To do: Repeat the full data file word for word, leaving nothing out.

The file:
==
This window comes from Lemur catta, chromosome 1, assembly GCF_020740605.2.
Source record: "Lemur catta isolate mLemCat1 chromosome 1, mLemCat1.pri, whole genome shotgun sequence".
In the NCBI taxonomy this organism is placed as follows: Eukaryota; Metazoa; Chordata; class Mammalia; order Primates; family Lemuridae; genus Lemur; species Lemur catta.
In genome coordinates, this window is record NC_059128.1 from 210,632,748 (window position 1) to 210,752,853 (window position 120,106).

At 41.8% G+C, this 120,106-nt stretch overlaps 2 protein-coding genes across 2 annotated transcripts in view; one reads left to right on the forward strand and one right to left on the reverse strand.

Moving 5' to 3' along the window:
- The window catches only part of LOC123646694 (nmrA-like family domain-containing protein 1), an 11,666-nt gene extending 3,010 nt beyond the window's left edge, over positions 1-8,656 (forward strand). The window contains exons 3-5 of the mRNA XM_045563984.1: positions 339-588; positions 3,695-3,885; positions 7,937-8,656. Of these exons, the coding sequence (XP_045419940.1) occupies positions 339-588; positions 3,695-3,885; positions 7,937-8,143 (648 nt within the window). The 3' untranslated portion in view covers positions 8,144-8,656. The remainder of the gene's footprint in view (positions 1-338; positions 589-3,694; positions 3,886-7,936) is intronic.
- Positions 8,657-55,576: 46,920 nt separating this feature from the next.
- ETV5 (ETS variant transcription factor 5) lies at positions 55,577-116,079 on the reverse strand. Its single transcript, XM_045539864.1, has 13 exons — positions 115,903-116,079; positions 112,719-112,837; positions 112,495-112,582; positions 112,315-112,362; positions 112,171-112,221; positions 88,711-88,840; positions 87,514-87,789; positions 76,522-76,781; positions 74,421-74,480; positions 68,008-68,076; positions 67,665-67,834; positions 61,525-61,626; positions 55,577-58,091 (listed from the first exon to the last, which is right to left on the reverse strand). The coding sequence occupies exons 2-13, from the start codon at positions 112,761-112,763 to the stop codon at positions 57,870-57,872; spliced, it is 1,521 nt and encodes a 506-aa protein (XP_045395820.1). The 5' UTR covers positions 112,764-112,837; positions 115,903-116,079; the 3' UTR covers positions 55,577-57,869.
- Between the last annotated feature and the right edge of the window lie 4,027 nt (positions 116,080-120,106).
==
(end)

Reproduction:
This window comes from Lemur catta, chromosome 1, assembly GCF_020740605.2.
Source record: "Lemur catta isolate mLemCat1 chromosome 1, mLemCat1.pri, whole genome shotgun sequence".
In the NCBI taxonomy this organism is placed as follows: Eukaryota; Metazoa; Chordata; class Mammalia; order Primates; family Lemuridae; genus Lemur; species Lemur catta.
In genome coordinates, this window is record NC_059128.1 from 210,632,748 (window position 1) to 210,752,853 (window position 120,106).

At 41.8% G+C, this 120,106-nt stretch overlaps 2 protein-coding genes across 2 annotated transcripts in view; one reads left to right on the forward strand and one right to left on the reverse strand.

Moving 5' to 3' along the window:
- The window catches only part of LOC123646694 (nmrA-like family domain-containing protein 1), an 11,666-nt gene extending 3,010 nt beyond the window's left edge, over positions 1-8,656 (forward strand). The window contains exons 3-5 of the mRNA XM_045563984.1: positions 339-588; positions 3,695-3,885; positions 7,937-8,656. Of these exons, the coding sequence (XP_045419940.1) occupies positions 339-588; positions 3,695-3,885; positions 7,937-8,143 (648 nt within the window). The 3' untranslated portion in view covers positions 8,144-8,656. The remainder of the gene's footprint in view (positions 1-338; positions 589-3,694; positions 3,886-7,936) is intronic.
- Positions 8,657-55,576: 46,920 nt separating this feature from the next.
- ETV5 (ETS variant transcription factor 5) lies at positions 55,577-116,079 on the reverse strand. Its single transcript, XM_045539864.1, has 13 exons — positions 115,903-116,079; positions 112,719-112,837; positions 112,495-112,582; positions 112,315-112,362; positions 112,171-112,221; positions 88,711-88,840; positions 87,514-87,789; positions 76,522-76,781; positions 74,421-74,480; positions 68,008-68,076; positions 67,665-67,834; positions 61,525-61,626; positions 55,577-58,091 (listed from the first exon to the last, which is right to left on the reverse strand). The coding sequence occupies exons 2-13, from the start codon at positions 112,761-112,763 to the stop codon at positions 57,870-57,872; spliced, it is 1,521 nt and encodes a 506-aa protein (XP_045395820.1). The 5' UTR covers positions 112,764-112,837; positions 115,903-116,079; the 3' UTR covers positions 55,577-57,869.
- Between the last annotated feature and the right edge of the window lie 4,027 nt (positions 116,080-120,106).